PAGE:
When do you know if a tree is safe or needs to be removed? Read more to find out!
This past weekend, a thunderstorm rolled through Perry with some brief high winds. This tree lost the battle with the wind.
The broken tree shows a huge infestation of ants.
Carpenter Ants have one node on their body.
The homeowner did say he saw ants on the trunk.
There was also a large dead portion of the tree about 15 feet up.
The ants and the fungi work together to weaken the tree. You can see the decay in the split tree.
Carpenter ants are only indirectly responsible for the structural weakening of trees. The primary cause is interior rot. The ants take advantage of the softening of the wood by fungal digestion to make it easier for them to create their tunnels. It’s an important distinction because people commonly blame the ants and believe that by eliminating the ants, they are “saving” trees.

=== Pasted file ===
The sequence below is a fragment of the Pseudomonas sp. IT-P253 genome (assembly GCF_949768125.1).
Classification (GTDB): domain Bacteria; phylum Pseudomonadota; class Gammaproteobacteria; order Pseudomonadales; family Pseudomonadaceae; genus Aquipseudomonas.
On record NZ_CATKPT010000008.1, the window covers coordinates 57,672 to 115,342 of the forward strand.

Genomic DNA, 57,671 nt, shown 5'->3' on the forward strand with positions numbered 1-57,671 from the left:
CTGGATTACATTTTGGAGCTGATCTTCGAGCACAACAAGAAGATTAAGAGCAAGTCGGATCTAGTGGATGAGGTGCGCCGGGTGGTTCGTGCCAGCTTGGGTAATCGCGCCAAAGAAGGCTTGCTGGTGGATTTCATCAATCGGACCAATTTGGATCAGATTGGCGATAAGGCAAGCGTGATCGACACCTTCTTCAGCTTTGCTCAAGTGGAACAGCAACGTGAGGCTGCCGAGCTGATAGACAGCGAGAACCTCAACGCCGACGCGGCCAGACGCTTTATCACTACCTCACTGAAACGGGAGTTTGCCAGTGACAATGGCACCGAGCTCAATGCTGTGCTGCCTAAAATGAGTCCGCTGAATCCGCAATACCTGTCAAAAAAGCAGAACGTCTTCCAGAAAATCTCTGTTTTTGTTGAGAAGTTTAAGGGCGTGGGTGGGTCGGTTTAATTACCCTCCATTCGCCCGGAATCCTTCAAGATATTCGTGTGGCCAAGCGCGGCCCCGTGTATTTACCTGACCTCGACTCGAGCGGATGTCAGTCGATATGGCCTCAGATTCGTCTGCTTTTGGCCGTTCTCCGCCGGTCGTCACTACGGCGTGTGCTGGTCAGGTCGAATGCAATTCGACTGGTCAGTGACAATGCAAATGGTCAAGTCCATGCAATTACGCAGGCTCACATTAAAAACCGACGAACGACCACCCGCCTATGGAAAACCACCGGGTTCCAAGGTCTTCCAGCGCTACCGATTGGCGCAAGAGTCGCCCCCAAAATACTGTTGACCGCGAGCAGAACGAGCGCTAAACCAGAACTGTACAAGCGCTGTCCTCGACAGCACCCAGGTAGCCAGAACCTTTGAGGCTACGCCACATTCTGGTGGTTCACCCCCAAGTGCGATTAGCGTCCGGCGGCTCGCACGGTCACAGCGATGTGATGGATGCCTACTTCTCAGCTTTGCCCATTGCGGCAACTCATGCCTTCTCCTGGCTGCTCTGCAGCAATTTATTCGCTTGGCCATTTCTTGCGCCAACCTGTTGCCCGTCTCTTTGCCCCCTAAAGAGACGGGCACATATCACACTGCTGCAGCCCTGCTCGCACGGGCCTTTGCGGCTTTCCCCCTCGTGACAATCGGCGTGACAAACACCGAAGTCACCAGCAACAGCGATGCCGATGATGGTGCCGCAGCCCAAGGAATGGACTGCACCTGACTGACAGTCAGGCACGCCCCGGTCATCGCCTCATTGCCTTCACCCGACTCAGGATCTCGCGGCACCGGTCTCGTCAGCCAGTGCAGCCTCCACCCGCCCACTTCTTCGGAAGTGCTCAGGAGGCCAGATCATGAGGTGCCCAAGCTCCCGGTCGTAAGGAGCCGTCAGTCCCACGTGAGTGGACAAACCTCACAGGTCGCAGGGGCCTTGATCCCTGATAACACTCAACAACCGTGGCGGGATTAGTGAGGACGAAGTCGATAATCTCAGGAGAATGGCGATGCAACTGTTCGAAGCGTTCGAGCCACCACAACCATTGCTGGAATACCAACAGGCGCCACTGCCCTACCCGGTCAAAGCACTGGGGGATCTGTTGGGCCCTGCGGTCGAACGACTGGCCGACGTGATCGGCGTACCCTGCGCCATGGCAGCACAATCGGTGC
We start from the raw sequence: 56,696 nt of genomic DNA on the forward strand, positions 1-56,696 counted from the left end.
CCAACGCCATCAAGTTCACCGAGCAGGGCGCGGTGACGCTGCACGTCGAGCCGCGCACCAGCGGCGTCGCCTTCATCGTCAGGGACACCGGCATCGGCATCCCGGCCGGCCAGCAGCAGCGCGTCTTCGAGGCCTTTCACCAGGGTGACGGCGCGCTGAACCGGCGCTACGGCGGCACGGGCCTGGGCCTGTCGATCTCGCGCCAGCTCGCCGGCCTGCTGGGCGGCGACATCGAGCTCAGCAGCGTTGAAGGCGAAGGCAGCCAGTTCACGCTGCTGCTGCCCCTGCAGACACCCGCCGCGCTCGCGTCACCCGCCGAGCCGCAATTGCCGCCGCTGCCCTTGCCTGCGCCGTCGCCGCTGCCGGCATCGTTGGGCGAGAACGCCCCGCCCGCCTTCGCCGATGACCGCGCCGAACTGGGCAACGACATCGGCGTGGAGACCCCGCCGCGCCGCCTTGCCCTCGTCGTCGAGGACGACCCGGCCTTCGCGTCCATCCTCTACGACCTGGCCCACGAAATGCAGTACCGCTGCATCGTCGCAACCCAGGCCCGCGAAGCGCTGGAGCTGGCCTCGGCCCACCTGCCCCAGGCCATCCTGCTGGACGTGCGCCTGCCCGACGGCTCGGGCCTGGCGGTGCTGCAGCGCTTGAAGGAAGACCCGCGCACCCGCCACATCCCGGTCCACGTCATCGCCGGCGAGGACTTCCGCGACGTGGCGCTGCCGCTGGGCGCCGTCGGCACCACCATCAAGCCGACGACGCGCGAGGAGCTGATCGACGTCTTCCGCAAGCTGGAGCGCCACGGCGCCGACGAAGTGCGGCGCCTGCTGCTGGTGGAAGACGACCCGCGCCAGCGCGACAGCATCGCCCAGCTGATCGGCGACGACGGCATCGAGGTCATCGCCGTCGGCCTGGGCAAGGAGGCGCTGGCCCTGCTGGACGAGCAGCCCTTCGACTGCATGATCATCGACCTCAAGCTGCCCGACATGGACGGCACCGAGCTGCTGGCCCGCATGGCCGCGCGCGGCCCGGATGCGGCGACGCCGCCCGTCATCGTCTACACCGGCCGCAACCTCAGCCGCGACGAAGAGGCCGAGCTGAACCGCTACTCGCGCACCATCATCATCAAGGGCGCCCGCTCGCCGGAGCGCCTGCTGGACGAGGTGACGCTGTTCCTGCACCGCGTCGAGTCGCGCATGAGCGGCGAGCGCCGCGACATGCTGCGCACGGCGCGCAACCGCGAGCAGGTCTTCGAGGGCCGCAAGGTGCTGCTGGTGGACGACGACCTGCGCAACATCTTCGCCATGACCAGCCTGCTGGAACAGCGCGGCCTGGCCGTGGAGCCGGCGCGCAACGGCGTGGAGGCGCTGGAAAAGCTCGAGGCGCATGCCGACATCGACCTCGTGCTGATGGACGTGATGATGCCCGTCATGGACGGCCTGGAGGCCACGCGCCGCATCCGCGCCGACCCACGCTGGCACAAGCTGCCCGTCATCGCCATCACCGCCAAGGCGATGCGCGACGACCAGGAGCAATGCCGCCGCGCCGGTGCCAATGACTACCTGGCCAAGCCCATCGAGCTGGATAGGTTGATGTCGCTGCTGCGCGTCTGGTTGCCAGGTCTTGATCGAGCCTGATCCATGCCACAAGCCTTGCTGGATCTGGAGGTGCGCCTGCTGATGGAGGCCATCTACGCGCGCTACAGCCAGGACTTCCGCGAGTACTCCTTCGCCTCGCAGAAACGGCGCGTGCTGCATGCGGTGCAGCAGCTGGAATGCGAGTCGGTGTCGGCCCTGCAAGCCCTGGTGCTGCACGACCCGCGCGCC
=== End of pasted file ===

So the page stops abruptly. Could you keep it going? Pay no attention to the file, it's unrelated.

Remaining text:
The question is: “How do you know if your tree is safe?”
The answer lies in “You call a certified arborist, with the TRAQ credential". The ISA Tree Risk Assessment Qualification (ISA TRAQ) is a voluntary qualification program designed to train and assess candidates in a specialized field of arboriculture. When a professional earns the ISA TRAQ credential, they should be recognized by their peers and the public as a tree care professional who has specialized knowledge in tree risk assessment. To earn the qualification, eligible candidates must complete a training course, and pass both a comprehensive written assessment and a performance-based assessment. To maintain the qualification, current credential holders must retrain and retest every five years. An ISA Certified Arborist with TRAQ certification is qualified to evaluate hazardous trees without putting their company at risk for litigation.
You can search for a certified ISA Arborist by visiting the following website and searching by zip code:
This ISA certification ensures the arborist is trained to analyze trees and make recommendations. Safety to the homeowner and property are of primary concern when it comes to trees.